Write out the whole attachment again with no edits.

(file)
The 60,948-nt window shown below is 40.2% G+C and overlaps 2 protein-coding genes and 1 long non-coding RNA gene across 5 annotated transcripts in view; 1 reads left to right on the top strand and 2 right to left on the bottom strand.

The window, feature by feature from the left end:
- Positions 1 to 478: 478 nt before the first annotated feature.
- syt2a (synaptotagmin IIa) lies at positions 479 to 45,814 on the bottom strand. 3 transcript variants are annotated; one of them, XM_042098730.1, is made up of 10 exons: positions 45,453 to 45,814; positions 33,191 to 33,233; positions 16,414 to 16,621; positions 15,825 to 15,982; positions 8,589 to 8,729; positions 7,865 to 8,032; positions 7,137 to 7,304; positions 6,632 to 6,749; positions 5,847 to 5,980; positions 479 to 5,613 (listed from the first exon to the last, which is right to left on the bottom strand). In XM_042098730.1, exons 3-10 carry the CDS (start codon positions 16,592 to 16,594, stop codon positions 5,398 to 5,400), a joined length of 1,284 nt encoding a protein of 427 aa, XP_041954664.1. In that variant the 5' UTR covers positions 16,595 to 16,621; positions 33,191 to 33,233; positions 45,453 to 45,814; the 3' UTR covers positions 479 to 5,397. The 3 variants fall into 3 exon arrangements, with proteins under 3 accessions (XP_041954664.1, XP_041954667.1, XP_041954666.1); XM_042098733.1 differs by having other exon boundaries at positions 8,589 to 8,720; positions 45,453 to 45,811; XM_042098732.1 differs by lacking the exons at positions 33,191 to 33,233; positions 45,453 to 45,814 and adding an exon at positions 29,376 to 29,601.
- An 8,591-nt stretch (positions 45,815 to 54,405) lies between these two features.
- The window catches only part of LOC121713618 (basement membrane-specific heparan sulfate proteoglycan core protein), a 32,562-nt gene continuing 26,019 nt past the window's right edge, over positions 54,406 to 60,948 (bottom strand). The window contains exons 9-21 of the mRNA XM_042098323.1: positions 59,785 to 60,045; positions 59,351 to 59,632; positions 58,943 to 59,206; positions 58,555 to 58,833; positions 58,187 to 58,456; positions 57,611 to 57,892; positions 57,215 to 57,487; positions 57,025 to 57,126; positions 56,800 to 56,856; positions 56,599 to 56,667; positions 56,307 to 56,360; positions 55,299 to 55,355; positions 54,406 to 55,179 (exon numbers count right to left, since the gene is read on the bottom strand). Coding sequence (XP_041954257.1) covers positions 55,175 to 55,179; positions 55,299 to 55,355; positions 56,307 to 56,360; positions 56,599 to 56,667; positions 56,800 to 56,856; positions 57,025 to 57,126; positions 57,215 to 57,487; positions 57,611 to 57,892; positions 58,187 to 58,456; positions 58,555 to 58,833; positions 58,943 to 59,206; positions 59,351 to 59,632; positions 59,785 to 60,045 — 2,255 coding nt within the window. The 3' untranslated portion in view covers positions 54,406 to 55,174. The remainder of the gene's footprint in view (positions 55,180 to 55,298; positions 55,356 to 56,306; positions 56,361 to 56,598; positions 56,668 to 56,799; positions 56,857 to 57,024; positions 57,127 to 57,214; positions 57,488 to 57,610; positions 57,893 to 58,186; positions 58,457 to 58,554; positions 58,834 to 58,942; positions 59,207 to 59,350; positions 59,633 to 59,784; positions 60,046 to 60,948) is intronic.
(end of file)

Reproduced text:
The 60,948-nt window shown below is 40.2% G+C and overlaps 2 protein-coding genes and 1 long non-coding RNA gene across 5 annotated transcripts in view; 1 reads left to right on the top strand and 2 right to left on the bottom strand.

The window, feature by feature from the left end:
- Positions 1 to 478: 478 nt before the first annotated feature.
- syt2a (synaptotagmin IIa) lies at positions 479 to 45,814 on the bottom strand. 3 transcript variants are annotated; one of them, XM_042098730.1, is made up of 10 exons: positions 45,453 to 45,814; positions 33,191 to 33,233; positions 16,414 to 16,621; positions 15,825 to 15,982; positions 8,589 to 8,729; positions 7,865 to 8,032; positions 7,137 to 7,304; positions 6,632 to 6,749; positions 5,847 to 5,980; positions 479 to 5,613 (listed from the first exon to the last, which is right to left on the bottom strand). In XM_042098730.1, exons 3-10 carry the CDS (start codon positions 16,592 to 16,594, stop codon positions 5,398 to 5,400), a joined length of 1,284 nt encoding a protein of 427 aa, XP_041954664.1. In that variant the 5' UTR covers positions 16,595 to 16,621; positions 33,191 to 33,233; positions 45,453 to 45,814; the 3' UTR covers positions 479 to 5,397. The 3 variants fall into 3 exon arrangements, with proteins under 3 accessions (XP_041954664.1, XP_041954667.1, XP_041954666.1); XM_042098733.1 differs by having other exon boundaries at positions 8,589 to 8,720; positions 45,453 to 45,811; XM_042098732.1 differs by lacking the exons at positions 33,191 to 33,233; positions 45,453 to 45,814 and adding an exon at positions 29,376 to 29,601.
- An 8,591-nt stretch (positions 45,815 to 54,405) lies between these two features.
- The window catches only part of LOC121713618 (basement membrane-specific heparan sulfate proteoglycan core protein), a 32,562-nt gene continuing 26,019 nt past the window's right edge, over positions 54,406 to 60,948 (bottom strand). The window contains exons 9-21 of the mRNA XM_042098323.1: positions 59,785 to 60,045; positions 59,351 to 59,632; positions 58,943 to 59,206; positions 58,555 to 58,833; positions 58,187 to 58,456; positions 57,611 to 57,892; positions 57,215 to 57,487; positions 57,025 to 57,126; positions 56,800 to 56,856; positions 56,599 to 56,667; positions 56,307 to 56,360; positions 55,299 to 55,355; positions 54,406 to 55,179 (exon numbers count right to left, since the gene is read on the bottom strand). Coding sequence (XP_041954257.1) covers positions 55,175 to 55,179; positions 55,299 to 55,355; positions 56,307 to 56,360; positions 56,599 to 56,667; positions 56,800 to 56,856; positions 57,025 to 57,126; positions 57,215 to 57,487; positions 57,611 to 57,892; positions 58,187 to 58,456; positions 58,555 to 58,833; positions 58,943 to 59,206; positions 59,351 to 59,632; positions 59,785 to 60,045 — 2,255 coding nt within the window. The 3' untranslated portion in view covers positions 54,406 to 55,174. The remainder of the gene's footprint in view (positions 55,180 to 55,298; positions 55,356 to 56,306; positions 56,361 to 56,598; positions 56,668 to 56,799; positions 56,857 to 57,024; positions 57,127 to 57,214; positions 57,488 to 57,610; positions 57,893 to 58,186; positions 58,457 to 58,554; positions 58,834 to 58,942; positions 59,207 to 59,350; positions 59,633 to 59,784; positions 60,046 to 60,948) is intronic.